4. ^ a b c d e f "LCDB Data for (1509) Esclangona". Asteroid Lightcurve Database (LCDB). Retrieved 8 April 2017. 
  5. ^ Spratt, Christopher E. (April 1990). "The Hungaria group of minor planets". Journal of the Royal Astronomical Society of Canada: 123–131. Bibcode:1990JRASC..84..123S. ISSN 0035-872X. Retrieved 8 April 2017. 
  6. ^ a b Merline, W. J.; Close, L. M.; Dumas, C.; Chapman, C. R.; Menard, F.; Tamblyn, P. M.; et al. (May 2003). "Discovery of new asteroid binaries (121) Hermione and (1509) Esclangona". American Astronomical Society. 35: 972. Bibcode:2003DPS....35.3106M. Retrieved 8 April 2017. 
  7. ^ a b c d Nugent, C. R.; Mainzer, A.; Masiero, J.; Bauer, J.; Cutri, R. M.; Grav, T.; et al. (December 2015). "NEOWISE Reactivation Mission Year One: Preliminary Asteroid Diameters and Albedos". The Astrophysical Journal. 814 (2): 13. arXiv:1509.02522Freely accessible. Bibcode:2015ApJ...814..117N. doi:10.1088/0004-637X/814/2/117. Retrieved 8 April 2017. 
  8. ^ a b c d Nugent, C. R.; Mainzer, A.; Bauer, J.; Cutri, R. M.; Kramer, E. A.; Grav, T.; et al. (September 2016). "NEOWISE Reactivation Mission Year Two: Asteroid Diameters and Albedos". The Astronomical Journal. 152 (3): 12. arXiv:1606.08923Freely accessible. Bibcode:2016AJ....152...63N. doi:10.3847/0004-6256/152/3/63. Retrieved 8 April 2017. 
  9. ^ a b c d Tedesco, E. F.; Noah, P. V.; Noah, M.; Price, S. D. (October 2004). "IRAS Minor Planet Survey V6.0". NASA Planetary Data System. Bibcode:2004PDSS...12.....T. Retrieved 8 April 2017. 
  10. ^ a b c d Marchis, F.; Enriquez, J. E.; Emery, J. P.; Mueller, M.; Baek, M.; Pollock, J.; et al. (November 2012). "Multiple asteroid systems: Dimensions and thermal properties from Spitzer Space Telescope and ground-based observations". Icarus. 221 (2): 1130–1161. arXiv:1604.05384Freely accessible. Bibcode:2012Icar..221.1130M. doi:10.1016/j.icarus.2012.09.013. Retrieved 8 April 2017. 
  11. ^ a b c d Usui, Fumihiko; Kuroda, Daisuke; Müller, Thomas G.; Hasegawa, Sunao; Ishiguro, Masateru; Ootsubo, Takafumi; et al. (October 2011). "Asteroid Catalog Using Akari: AKARI/IRC Mid-Infrared Asteroid Survey". Publications of the Astronomical Society of Japan. 63 (5): 1117–1138. Bibcode:2011PASJ...63.1117U. doi:10.1093/pasj/63.5.1117. Retrieved 8 April 2017. 
  12. ^ Behrend, Raoul. "Asteroids and comets rotation curves – (1509) Esclangona". Geneva Observatory. Retrieved 8 April 2017.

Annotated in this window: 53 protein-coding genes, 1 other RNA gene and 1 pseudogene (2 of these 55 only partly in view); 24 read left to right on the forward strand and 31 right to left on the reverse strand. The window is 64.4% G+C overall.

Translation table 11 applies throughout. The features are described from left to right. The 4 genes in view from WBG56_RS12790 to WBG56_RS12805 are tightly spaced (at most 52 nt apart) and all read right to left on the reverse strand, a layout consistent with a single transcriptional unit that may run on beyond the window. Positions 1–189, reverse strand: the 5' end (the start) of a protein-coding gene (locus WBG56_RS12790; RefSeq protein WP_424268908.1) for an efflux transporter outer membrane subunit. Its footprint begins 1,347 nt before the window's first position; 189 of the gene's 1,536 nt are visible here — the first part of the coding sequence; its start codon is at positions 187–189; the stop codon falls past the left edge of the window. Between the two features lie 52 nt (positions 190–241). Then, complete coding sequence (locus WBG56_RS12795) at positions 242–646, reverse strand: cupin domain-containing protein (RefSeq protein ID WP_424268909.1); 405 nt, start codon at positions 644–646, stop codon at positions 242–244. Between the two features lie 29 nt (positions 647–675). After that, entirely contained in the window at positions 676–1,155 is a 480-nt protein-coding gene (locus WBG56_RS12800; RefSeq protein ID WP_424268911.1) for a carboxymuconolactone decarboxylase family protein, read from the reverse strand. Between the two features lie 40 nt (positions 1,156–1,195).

13. ^ a b Warner, Brian D. (September 2005). "Asteroid lightcurve analysis at the Palmer Divide Observatory - winter 2004-2005". The Minor Planet Bulletin. 32 (3): 54–58. Bibcode:2005MPBu...32...54W. ISSN 1052-8091. Retrieved 8 April 2017. 
  14. ^ Warner, Brian D. (July 2013). "Asteroid Lightcurve Analysis at the Palmer Divide Observatory: 2013 January - March". The Minor Planet Bulletin. 40 (3): 137–145. Bibcode:2013MPBu...40..137W. ISSN 1052-8091. Retrieved 8 April 2017. 
  15. ^ Polishook, D.; Brosch, N.; Prialnik, D.; Kaspi, S. (January 2009). "Simultaneous spectroscopic and photometric observations of binary asteroids". Meteoritics and Planetary Science (12): 1955–1966. arXiv:0909.0512Freely accessible. Bibcode:2009M&PS...44.1955P. doi:10.1111/j.1945-5100.2009.tb02005.x. Retrieved 8 April 2017. 
  16. ^ Polishook, D.; Brosch, N.; Prialnik, D. (March 2011). "Rotation periods of binary asteroids with large separations - Confronting the Escaping Ejecta Binaries model with observations". Icarus. 212 (1): 167–174. arXiv:1012.4810Freely accessible. Bibcode:2011Icar..212..167P. doi:10.1016/j.icarus.2010.12.020. Retrieved 8 April 2017. 
  17. ^ Warner, Brian D.; Pravec, Petr; Kusnirak, Peter; Hornoch, K.; Harris, Alan; Stephens, Robert D.; et al. (April 2010). "A Trio of Hungaria Binary Asteroids". The Minor Planet Bulletin. 37 (2): 70–73. Bibcode:2010MPBu...37...70W. ISSN 1052-8091. Retrieved 8 April 2017. 
  18. ^ Gil-Hutton, R.; Lazzaro, D.; Benavidez, P. (June 2007). "Polarimetric observations of Hungaria asteroids". Astronomy and Astrophysics. 468 (3): 1109–1114. Bibcode:2007A&A...468.1109G. doi:10.1051/0004-6361:20077178. Retrieved 8 April 2017. 
  19. ^ a b Belskaya, I. N.; Fornasier, S.; Tozzi, G. P.; Gil-Hutton, R.; Cellino, A.; Antonyuk, K.; et al. (March 2017). "Refining the asteroid taxonomy by polarimetric observations". Icarus. 284: 30–42. Bibcode:2017Icar..284...30B. doi:10.1016/j.icarus.2016.11.003. Retrieved 8 April 2017. 
  20. ^ Pravec, Petr; Harris, Alan W.; Kusnirák, Peter; Galád, Adrián; Hornoch, Kamil (September 2012). "Absolute magnitudes of asteroids and a revision of asteroid albedo estimates from WISE thermal observations". Icarus. 221 (1): 365–387. Bibcode:2012Icar..221..365P. doi:10.1016/j.icarus.2012.07.026. Retrieved 8 April 2017.